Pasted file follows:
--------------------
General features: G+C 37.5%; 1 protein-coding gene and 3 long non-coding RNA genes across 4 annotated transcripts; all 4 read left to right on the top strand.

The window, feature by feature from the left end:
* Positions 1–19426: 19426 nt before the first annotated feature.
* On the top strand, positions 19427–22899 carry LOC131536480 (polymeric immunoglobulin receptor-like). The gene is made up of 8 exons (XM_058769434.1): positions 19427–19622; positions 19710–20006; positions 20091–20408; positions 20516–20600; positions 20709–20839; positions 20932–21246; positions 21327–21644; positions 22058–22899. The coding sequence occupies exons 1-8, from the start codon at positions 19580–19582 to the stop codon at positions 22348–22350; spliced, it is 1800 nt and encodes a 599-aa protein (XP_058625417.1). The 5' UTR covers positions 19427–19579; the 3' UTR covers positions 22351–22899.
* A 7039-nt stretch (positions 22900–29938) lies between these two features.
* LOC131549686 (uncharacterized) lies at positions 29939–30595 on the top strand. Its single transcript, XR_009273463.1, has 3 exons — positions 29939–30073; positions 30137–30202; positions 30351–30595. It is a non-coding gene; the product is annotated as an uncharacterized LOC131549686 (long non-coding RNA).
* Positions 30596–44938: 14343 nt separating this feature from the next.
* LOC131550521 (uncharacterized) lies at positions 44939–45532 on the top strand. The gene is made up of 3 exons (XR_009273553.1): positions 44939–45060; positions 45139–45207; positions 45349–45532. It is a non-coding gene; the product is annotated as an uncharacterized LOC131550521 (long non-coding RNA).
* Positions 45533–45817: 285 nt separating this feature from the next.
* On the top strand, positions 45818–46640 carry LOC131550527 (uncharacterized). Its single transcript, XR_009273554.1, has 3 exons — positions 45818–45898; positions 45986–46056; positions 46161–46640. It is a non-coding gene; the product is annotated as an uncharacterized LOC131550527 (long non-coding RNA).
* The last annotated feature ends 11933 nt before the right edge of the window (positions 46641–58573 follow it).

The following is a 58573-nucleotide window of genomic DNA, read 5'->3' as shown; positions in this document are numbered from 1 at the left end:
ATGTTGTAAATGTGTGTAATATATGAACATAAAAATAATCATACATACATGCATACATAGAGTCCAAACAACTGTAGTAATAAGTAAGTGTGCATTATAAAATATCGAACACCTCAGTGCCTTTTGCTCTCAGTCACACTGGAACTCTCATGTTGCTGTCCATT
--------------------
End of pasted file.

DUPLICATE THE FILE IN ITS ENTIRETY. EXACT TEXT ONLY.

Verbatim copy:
General features: G+C 37.5%; 1 protein-coding gene and 3 long non-coding RNA genes across 4 annotated transcripts; all 4 read left to right on the top strand.

The window, feature by feature from the left end:
* Positions 1–19426: 19426 nt before the first annotated feature.
* On the top strand, positions 19427–22899 carry LOC131536480 (polymeric immunoglobulin receptor-like). The gene is made up of 8 exons (XM_058769434.1): positions 19427–19622; positions 19710–20006; positions 20091–20408; positions 20516–20600; positions 20709–20839; positions 20932–21246; positions 21327–21644; positions 22058–22899. The coding sequence occupies exons 1-8, from the start codon at positions 19580–19582 to the stop codon at positions 22348–22350; spliced, it is 1800 nt and encodes a 599-aa protein (XP_058625417.1). The 5' UTR covers positions 19427–19579; the 3' UTR covers positions 22351–22899.
* A 7039-nt stretch (positions 22900–29938) lies between these two features.
* LOC131549686 (uncharacterized) lies at positions 29939–30595 on the top strand. Its single transcript, XR_009273463.1, has 3 exons — positions 29939–30073; positions 30137–30202; positions 30351–30595. It is a non-coding gene; the product is annotated as an uncharacterized LOC131549686 (long non-coding RNA).
* Positions 30596–44938: 14343 nt separating this feature from the next.
* LOC131550521 (uncharacterized) lies at positions 44939–45532 on the top strand. The gene is made up of 3 exons (XR_009273553.1): positions 44939–45060; positions 45139–45207; positions 45349–45532. It is a non-coding gene; the product is annotated as an uncharacterized LOC131550521 (long non-coding RNA).
* Positions 45533–45817: 285 nt separating this feature from the next.
* On the top strand, positions 45818–46640 carry LOC131550527 (uncharacterized). Its single transcript, XR_009273554.1, has 3 exons — positions 45818–45898; positions 45986–46056; positions 46161–46640. It is a non-coding gene; the product is annotated as an uncharacterized LOC131550527 (long non-coding RNA).
* The last annotated feature ends 11933 nt before the right edge of the window (positions 46641–58573 follow it).

The following is a 58573-nucleotide window of genomic DNA, read 5'->3' as shown; positions in this document are numbered from 1 at the left end:
ATGTTGTAAATGTGTGTAATATATGAACATAAAAATAATCATACATACATGCATACATAGAGTCCAAACAACTGTAGTAATAAGTAAGTGTGCATTATAAAATATCGAACACCTCAGTGCCTTTTGCTCTCAGTCACACTGGAACTCTCATGTTGCTGTCCATT